Boston mayor: Colleges must guard against spread of virus


Boston Mayor Marty Walsh said Tuesday that “every day the trend also gives us reason for caution in the terms of how gradual it is, in how necessary our precautions have been and how much potential there is for new outbreaks if we don’t keep doing the right thing.” (Photo: Courtesy/City of Boston)

Coronavirus Resources from the CDC

BOSTON (AP) — Massachusetts reported 18 newly confirmed deaths linked to COVID-19 on Wednesday — bringing the total number of confirmed and probable deaths to 8,769 since the start of the pandemic.

The state also reported Tuesday 229 newly confirmed cases of the disease caused by the coronavirus.

That brings the total number of confirmed and probable cases to 122,000 in Massachusetts since the start of the pandemic.

There were 422 people reported hospitalized Monday because of COVID-19, while 64 were in intensive care units.

The number of confirmed and probable COVID-19 related deaths at long-term care homes rose to 5,602 or nearly 64% of all confirmed and probable deaths in Massachusetts attributed to the disease.



Boston Mayor Marty Walsh is pressing area colleges to finish up proposals about how they plan to reopen safely amid the ongoing coronavirus pandemic.

Walsh said he’s concerned about students coming to Boston from states with high rates of coronavirus infections after Boston has worked to reduce the virus. Walsh said the students are supposed to quarantine for 14 days and get tested within 72 hours to help avoid surges of the virus.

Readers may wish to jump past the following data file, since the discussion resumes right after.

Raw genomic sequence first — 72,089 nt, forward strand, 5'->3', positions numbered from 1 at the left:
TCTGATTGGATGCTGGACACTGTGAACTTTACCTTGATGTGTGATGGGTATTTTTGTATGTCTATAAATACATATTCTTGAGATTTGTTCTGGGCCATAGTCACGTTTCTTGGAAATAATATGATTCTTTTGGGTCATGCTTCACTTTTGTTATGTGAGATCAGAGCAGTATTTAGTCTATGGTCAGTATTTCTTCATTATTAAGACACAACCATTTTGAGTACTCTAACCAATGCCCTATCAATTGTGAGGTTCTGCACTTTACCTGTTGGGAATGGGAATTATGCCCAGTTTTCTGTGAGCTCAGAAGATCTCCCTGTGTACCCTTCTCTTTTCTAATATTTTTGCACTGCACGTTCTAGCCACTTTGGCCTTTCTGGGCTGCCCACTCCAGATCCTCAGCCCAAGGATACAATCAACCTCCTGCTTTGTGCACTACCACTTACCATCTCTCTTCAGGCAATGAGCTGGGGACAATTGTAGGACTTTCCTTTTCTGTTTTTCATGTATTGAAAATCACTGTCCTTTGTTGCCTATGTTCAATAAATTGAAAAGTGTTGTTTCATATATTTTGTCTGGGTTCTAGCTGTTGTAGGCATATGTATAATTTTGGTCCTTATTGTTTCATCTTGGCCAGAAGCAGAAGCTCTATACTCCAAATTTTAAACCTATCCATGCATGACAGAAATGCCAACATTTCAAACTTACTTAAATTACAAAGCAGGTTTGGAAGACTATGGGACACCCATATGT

“We hope they’re doing this and not bringing the virus to the city,” Walsh said during a press conference Tuesday.

Walsh’s comments come as the mayors of Somerville and Medford have also pressed Tufts University on its reopening plan.

Walsh said that the city is also preparing public schools to open in the fall. Schools will be making improvements to ventilation and sanitation systems and will take steps to encourage physical distancing, Walsh said.

Schools will be inspected before reopening to make sure they are following the guidelines, he added.

“We will not send students, teachers or staff into a school building that is not safe,” he said.

Even with the extra steps, remote learning will be part of the education model for the schools, Walsh said.

One so-called “hopscotch” model would have about half of students in classrooms on some days while using remote learning on other days to help limit the total number of students in schools on any given day.

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